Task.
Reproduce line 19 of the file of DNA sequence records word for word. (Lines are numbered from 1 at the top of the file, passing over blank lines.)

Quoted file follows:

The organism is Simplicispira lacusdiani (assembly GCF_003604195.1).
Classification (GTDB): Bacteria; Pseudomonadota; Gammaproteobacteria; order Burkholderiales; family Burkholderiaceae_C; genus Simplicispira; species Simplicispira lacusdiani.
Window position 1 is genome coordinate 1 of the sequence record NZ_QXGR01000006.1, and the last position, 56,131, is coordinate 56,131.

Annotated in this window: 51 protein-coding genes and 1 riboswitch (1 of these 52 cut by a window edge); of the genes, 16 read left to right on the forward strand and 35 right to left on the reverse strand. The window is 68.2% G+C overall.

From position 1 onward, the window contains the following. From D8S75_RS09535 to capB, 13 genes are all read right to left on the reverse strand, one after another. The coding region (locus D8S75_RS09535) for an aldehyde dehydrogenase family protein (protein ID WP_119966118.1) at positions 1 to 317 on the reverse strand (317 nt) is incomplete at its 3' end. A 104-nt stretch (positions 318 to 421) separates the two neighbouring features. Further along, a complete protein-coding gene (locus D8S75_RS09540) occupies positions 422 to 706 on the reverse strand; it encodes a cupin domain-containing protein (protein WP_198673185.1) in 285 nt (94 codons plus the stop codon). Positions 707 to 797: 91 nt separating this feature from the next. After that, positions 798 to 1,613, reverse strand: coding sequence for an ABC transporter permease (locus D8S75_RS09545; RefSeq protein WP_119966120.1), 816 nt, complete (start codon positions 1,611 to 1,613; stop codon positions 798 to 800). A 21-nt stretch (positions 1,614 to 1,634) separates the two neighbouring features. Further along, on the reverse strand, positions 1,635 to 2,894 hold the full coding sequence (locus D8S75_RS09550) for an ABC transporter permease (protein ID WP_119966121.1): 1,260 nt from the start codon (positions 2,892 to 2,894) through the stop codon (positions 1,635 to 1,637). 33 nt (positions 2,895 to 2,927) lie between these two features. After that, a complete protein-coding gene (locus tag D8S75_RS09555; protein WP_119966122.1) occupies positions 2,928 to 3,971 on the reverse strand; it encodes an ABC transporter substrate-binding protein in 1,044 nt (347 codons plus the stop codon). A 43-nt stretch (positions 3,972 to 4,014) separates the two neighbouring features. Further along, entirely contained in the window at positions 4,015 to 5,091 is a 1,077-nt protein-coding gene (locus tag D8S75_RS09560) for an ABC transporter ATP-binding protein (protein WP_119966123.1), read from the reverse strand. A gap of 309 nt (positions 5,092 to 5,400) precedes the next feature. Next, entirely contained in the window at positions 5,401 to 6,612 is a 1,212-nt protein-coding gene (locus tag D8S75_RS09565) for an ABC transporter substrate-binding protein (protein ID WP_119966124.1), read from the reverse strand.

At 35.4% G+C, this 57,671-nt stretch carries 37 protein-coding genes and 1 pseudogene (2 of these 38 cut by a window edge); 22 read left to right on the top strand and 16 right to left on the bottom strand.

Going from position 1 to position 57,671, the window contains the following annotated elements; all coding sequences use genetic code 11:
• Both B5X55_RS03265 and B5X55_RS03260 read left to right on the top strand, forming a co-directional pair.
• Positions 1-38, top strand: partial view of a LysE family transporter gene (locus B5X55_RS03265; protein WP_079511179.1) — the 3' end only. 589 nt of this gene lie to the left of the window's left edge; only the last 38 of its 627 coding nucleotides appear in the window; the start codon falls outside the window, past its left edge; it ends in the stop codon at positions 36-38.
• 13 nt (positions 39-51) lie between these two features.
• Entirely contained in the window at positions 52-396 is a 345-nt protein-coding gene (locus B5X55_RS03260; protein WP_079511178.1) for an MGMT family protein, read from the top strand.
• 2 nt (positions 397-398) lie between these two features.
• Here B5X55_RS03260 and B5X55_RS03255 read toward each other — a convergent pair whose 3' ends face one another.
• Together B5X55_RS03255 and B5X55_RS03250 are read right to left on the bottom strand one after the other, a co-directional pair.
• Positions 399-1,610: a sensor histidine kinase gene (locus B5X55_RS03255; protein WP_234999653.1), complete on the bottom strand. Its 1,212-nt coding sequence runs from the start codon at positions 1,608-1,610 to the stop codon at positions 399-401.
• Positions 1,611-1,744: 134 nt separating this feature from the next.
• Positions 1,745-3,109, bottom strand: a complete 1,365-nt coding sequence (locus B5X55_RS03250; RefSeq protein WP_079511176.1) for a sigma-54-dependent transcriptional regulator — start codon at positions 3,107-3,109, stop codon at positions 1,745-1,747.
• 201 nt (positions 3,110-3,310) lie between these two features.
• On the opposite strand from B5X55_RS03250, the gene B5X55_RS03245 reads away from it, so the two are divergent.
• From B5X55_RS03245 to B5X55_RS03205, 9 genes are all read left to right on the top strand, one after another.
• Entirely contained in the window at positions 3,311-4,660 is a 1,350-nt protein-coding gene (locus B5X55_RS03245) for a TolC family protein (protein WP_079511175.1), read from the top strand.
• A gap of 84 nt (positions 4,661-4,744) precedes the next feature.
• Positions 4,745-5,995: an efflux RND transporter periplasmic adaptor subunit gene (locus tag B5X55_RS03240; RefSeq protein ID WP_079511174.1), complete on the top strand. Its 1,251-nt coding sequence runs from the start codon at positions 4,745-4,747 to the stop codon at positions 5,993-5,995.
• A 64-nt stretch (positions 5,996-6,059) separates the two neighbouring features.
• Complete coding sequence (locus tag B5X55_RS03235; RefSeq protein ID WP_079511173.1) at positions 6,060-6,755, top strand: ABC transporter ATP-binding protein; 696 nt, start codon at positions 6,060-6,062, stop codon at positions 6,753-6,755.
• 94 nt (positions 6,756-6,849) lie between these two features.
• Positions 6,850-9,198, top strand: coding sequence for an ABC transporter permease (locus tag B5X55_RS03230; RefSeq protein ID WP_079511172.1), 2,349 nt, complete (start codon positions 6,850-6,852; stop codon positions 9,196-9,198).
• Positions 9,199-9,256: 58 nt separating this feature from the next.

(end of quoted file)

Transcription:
• On the opposite strand from B5X55_RS03250, the gene B5X55_RS03245 reads away from it, so the two are divergent.